Visit this page for more information on hemophilia, and adopting children with hemophilia.

URGENT: Kendall is on the Shared List. He will age out in January 2015 and desperately needs a family soon! His name means bright, and he is, indeed, a bright student. He is described as clever, with bright eyes. Kendall is also helpful with younger children, musically talented, and is learning some English. Please consider making Kendall part of your family.

Photo 3 - Kendall

URGENT: Jackson will age out in July 2015. He is listed with Holt and is described as shy and easy going. He is helpful with his foster family, studies diligently in school, and likes to play basketball and soccer. Because he knows he can get hurt easily due to his condition, he also busies himself with chess and reading. Please consider adding sweet Jackson to your family!


Landon is on the Shared List and is 12 years old, so he doesn’t have much time left to find a family. Landon has been with a foster family. He is helpful at home with household chores, makes his bed, and helps with younger siblings. He is polite, is bright in school, respects his teachers, and enjoys playing games with other children, singing, and playing ball. He cannot engage in rough activities or sports because of his condition.

Updated Photo Landon

Will is on the Shared List and is 9 years old. He was with a foster family but returned to the SWI in 2010 so that he could attend school, where he excels. Will receives infusions of clotting factor twice per week, and he is doing well. He also has a grant on Reece’s Rainbow.


Zack is on the Shared List and is 9 years old. He has been with a foster family and is described as shy with strangers, but he will warm up to you if teased. He loves to listen to music and read books; he is energetic, and clever.

Updated Photos - Zack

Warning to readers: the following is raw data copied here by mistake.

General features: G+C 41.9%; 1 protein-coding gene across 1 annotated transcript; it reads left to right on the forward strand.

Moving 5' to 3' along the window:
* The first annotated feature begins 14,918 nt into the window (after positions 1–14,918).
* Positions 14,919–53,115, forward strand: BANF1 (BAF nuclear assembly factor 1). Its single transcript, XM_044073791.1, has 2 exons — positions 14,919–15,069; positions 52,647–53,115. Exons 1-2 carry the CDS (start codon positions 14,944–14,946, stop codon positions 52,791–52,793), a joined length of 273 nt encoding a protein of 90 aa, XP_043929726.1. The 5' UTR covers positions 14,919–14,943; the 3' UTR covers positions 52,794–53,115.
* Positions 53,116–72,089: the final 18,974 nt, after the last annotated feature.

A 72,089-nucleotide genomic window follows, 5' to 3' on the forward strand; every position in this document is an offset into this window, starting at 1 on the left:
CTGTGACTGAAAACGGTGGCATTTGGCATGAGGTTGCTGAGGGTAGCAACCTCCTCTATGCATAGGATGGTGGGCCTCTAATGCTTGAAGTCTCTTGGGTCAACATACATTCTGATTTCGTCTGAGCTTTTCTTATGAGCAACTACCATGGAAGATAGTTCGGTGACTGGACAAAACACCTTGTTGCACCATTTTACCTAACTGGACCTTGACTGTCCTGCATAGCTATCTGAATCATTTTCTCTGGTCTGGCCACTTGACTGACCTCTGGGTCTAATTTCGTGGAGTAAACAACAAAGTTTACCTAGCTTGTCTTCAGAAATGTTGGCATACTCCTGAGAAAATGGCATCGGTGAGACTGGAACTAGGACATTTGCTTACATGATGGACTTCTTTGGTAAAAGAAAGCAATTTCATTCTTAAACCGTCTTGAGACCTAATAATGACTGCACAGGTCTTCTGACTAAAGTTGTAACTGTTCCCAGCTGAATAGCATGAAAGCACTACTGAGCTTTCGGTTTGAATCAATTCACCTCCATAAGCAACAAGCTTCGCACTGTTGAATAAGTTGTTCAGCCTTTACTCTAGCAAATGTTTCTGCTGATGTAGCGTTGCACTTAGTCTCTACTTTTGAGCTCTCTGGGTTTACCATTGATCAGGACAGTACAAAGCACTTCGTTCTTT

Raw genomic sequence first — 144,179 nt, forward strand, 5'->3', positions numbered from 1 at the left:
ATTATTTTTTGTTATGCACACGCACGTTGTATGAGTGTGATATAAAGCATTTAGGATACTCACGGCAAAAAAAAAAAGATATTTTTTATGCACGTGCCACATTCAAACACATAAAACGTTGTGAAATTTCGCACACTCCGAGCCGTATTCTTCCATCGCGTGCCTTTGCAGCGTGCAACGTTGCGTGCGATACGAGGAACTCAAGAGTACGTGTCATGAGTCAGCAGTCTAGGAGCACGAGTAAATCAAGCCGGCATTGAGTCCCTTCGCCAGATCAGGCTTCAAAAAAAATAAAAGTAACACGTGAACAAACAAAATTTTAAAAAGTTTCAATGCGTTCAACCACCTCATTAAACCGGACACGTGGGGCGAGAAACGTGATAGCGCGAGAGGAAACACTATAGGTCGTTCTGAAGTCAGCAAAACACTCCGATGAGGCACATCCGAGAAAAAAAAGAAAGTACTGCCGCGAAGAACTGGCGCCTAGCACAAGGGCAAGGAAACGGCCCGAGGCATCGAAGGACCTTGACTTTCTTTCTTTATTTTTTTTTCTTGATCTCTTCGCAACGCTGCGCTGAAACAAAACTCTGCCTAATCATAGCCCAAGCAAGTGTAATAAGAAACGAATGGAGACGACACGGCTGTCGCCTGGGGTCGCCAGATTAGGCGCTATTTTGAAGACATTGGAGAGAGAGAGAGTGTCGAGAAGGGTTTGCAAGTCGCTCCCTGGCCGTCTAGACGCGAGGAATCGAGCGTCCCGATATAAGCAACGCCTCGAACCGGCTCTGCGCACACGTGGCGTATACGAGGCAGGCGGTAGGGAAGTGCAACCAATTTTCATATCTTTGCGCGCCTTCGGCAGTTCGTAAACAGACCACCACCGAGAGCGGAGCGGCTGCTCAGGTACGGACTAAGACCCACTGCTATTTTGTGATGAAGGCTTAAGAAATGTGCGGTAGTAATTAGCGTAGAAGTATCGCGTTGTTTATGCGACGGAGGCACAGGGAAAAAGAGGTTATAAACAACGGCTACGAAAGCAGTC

Ryan is on the Shared List and is 9 years old. He is active and open, fond of playing interactive games with other kids. He is very clever, can respond quickly to teachers’ questions and is obedient in class. He likes doing some handcrafts, and teachers all like him. In his foster family Ryan looks after 2 sisters and helps his foster granny. He has good self care abilities and would be a wonderful son.


Quincy is 7 years old and is listed with Great Wall. He is a happy boy, talkative and social, who likes to play with his friends. Quincy enjoys music, singing, and playing outside.

For more information on any of these boys or about adopting a child with hemophilia, contact Kelly, a hemophilia mentor mom.

what we’re reading links : 10.17.2014

October 17, 2014 by nohandsbutours 0 Comments

From the last few weeks (okay, it might be more like months… but it was summer, y’all), some good stuff we’ve read that relates to adoption and/or parenting a special needs child.

As always, if you’ve read or written something you think would be a good addition to a future What We’re Reading post, we’d love to hear about it:

To share a blog post or news article go here.
To share your blog with our readers, as a soon-to-be traveling family, go here.


Dr. Stephanie Galanis explains what the w-sit is, and why it should be corrected immediately, in The Dreaded W-Sit in Toddlers at Yummy Mummy Club.

China-adoptive mom and blogger Leah shares a hard post to write to the adoption community, and to waiting children. In it, she shares her take on a conversation about the future of the program with officials of the CCCWA.

Gillian Marchenko, a mom of four girls – one of whom lives with Down syndrome – shares a heart-felt letter to Special Needs Parents: I Give You Permission at Not Alone.

Pastor Jeremy Dowsett, of A Little More Sauce, tackles the concept of white privilege in a well-written post entitled What My Bike Has Taught Me About White Priviledge. Go read it if you haven’t already done so!

Guest poster Donna Thomson, author of The Four Walls of My Freedom: Lessons I’ve Learned from a Life of Caregiving, shares 5 secret of special needs parent happiness at the blog Love That Max.

Mary Evelyn of What Do You Do, Dear? describes what spina bifida looks like during its October awareness month.

Just over a month after her son Tommy passed away, blogger Susanna of The Blessings of Verity shares her thoughts and bits of her life in a furnace for gold.